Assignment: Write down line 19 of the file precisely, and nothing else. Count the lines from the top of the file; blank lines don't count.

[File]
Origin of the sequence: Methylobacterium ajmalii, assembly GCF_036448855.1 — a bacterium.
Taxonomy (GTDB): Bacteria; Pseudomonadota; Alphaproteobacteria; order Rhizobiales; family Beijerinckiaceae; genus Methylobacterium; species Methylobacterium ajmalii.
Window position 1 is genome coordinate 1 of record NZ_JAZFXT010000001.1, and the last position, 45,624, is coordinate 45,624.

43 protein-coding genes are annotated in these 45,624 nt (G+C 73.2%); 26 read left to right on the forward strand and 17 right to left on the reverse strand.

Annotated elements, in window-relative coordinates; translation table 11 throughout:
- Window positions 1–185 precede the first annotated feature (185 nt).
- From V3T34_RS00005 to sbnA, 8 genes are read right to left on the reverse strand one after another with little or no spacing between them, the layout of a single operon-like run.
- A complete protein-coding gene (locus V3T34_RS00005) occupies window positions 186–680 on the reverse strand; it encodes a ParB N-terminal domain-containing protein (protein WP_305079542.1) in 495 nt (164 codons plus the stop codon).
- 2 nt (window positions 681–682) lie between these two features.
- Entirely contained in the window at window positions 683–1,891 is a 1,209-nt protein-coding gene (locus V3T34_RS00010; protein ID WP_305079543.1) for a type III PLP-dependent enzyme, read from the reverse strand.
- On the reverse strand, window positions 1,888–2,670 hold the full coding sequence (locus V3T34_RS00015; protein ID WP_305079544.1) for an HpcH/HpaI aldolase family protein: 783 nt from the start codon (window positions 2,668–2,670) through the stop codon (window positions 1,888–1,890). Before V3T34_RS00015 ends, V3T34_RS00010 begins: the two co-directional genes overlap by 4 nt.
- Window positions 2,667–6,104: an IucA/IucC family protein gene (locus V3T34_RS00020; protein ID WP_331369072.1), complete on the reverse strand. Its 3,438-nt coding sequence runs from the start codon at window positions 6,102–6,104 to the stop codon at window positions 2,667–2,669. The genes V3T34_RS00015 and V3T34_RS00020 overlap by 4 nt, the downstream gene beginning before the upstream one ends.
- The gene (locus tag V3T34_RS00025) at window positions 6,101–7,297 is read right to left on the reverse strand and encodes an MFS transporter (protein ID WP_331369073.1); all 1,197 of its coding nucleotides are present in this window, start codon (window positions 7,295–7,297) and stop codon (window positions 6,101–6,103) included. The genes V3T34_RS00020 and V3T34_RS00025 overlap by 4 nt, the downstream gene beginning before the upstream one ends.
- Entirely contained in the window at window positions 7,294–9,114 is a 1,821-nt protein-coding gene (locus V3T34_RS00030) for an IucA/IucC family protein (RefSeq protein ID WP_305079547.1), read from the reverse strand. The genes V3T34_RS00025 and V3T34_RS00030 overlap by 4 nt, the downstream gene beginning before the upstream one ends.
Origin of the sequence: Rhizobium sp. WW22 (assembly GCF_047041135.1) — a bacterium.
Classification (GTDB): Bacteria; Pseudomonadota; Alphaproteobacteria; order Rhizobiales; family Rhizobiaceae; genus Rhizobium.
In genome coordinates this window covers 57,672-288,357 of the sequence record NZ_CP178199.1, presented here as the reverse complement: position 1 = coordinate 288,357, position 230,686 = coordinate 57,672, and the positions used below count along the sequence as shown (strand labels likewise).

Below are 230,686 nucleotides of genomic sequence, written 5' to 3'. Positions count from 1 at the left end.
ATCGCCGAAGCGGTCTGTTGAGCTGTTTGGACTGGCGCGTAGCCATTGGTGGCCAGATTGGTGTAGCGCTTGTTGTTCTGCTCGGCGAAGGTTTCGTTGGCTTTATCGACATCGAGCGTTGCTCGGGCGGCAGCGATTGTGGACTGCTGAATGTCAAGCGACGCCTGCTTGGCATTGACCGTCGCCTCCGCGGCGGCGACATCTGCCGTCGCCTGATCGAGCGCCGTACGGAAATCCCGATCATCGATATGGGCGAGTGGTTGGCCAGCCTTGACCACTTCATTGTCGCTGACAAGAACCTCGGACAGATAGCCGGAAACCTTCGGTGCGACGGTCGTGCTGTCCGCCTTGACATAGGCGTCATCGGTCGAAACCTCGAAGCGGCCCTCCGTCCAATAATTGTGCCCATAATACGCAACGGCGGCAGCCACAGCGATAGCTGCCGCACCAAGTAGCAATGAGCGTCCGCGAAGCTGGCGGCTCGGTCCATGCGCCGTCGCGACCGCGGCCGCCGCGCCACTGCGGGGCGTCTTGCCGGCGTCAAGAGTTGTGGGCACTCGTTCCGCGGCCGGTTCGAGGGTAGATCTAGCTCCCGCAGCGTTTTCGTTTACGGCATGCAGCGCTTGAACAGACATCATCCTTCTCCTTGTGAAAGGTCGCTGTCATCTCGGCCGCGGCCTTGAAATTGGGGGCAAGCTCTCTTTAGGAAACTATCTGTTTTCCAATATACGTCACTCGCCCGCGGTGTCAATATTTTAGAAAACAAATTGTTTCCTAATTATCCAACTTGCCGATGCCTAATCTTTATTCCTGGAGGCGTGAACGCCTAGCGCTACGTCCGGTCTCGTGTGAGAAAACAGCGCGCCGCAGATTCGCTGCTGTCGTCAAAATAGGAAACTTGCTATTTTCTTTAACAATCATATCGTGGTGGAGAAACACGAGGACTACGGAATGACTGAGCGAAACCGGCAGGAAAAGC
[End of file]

ATCGCCGAAGCGGTCTGTTGAGCTGTTTGGACTGGCGCGTAGCCATTGGTGGCCAGATTGGTGTAGCGCTTGTTGTTCTGCTCGGCGAAGGTTTCGTTGGCTTTATCGACATCGAGCGTTGCTCGGGCGGCAGCGATTGTGGACTGCTGAATGTCAAGCGACGCCTGCTTGGCATTGACCGTCGCCTCCGCGGCGGCGACATCTGCCGTCGCCTGATCGAGCGCCGTACGGAAATCCCGATCATCGATATGGGCGAGTGGTTGGCCAGCCTTGACCACTTCATTGTCGCTGACAAGAACCTCGGACAGATAGCCGGAAACCTTCGGTGCGACGGTCGTGCTGTCCGCCTTGACATAGGCGTCATCGGTCGAAACCTCGAAGCGGCCCTCCGTCCAATAATTGTGCCCATAATACGCAACGGCGGCAGCCACAGCGATAGCTGCCGCACCAAGTAGCAATGAGCGTCCGCGAAGCTGGCGGCTCGGTCCATGCGCCGTCGCGACCGCGGCCGCCGCGCCACTGCGGGGCGTCTTGCCGGCGTCAAGAGTTGTGGGCACTCGTTCCGCGGCCGGTTCGAGGGTAGATCTAGCTCCCGCAGCGTTTTCGTTTACGGCATGCAGCGCTTGAACAGACATCATCCTTCTCCTTGTGAAAGGTCGCTGTCATCTCGGCCGCGGCCTTGAAATTGGGGGCAAGCTCTCTTTAGGAAACTATCTGTTTTCCAATATACGTCACTCGCCCGCGGTGTCAATATTTTAGAAAACAAATTGTTTCCTAATTATCCAACTTGCCGATGCCTAATCTTTATTCCTGGAGGCGTGAACGCCTAGCGCTACGTCCGGTCTCGTGTGAGAAAACAGCGCGCCGCAGATTCGCTGCTGTCGTCAAAATAGGAAACTTGCTATTTTCTTTAACAATCATATCGTGGTGGAGAAACACGAGGACTACGGAATGACTGAGCGAAACCGGCAGGAAAAGC